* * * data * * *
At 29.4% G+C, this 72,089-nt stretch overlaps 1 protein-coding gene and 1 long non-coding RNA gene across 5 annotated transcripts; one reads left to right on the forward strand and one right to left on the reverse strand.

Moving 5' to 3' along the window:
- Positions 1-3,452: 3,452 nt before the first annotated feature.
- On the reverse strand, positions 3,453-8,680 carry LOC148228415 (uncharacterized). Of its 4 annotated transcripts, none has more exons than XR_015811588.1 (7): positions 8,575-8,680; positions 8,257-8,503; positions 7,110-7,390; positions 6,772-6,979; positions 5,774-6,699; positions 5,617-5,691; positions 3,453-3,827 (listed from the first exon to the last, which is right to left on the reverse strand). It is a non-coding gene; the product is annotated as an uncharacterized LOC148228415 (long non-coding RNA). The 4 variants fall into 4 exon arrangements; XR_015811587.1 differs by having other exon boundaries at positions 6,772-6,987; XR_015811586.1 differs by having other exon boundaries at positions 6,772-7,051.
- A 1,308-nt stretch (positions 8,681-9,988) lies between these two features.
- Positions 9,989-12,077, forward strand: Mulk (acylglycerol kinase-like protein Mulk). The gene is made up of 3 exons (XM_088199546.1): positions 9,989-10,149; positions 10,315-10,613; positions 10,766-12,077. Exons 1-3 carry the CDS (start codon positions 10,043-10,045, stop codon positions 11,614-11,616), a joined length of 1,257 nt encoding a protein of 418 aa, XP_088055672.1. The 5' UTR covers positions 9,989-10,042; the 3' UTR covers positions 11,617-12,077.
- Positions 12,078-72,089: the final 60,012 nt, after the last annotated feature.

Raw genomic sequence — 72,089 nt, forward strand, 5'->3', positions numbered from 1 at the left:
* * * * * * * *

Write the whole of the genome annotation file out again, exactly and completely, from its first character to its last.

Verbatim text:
At 29.4% G+C, this 72,089-nt stretch overlaps 1 protein-coding gene and 1 long non-coding RNA gene across 5 annotated transcripts; one reads left to right on the forward strand and one right to left on the reverse strand.

Moving 5' to 3' along the window:
- Positions 1-3,452: 3,452 nt before the first annotated feature.
- On the reverse strand, positions 3,453-8,680 carry LOC148228415 (uncharacterized). Of its 4 annotated transcripts, none has more exons than XR_015811588.1 (7): positions 8,575-8,680; positions 8,257-8,503; positions 7,110-7,390; positions 6,772-6,979; positions 5,774-6,699; positions 5,617-5,691; positions 3,453-3,827 (listed from the first exon to the last, which is right to left on the reverse strand). It is a non-coding gene; the product is annotated as an uncharacterized LOC148228415 (long non-coding RNA). The 4 variants fall into 4 exon arrangements; XR_015811587.1 differs by having other exon boundaries at positions 6,772-6,987; XR_015811586.1 differs by having other exon boundaries at positions 6,772-7,051.
- A 1,308-nt stretch (positions 8,681-9,988) lies between these two features.
- Positions 9,989-12,077, forward strand: Mulk (acylglycerol kinase-like protein Mulk). The gene is made up of 3 exons (XM_088199546.1): positions 9,989-10,149; positions 10,315-10,613; positions 10,766-12,077. Exons 1-3 carry the CDS (start codon positions 10,043-10,045, stop codon positions 11,614-11,616), a joined length of 1,257 nt encoding a protein of 418 aa, XP_088055672.1. The 5' UTR covers positions 9,989-10,042; the 3' UTR covers positions 11,617-12,077.
- Positions 12,078-72,089: the final 60,012 nt, after the last annotated feature.

Raw genomic sequence — 72,089 nt, forward strand, 5'->3', positions numbered from 1 at the left: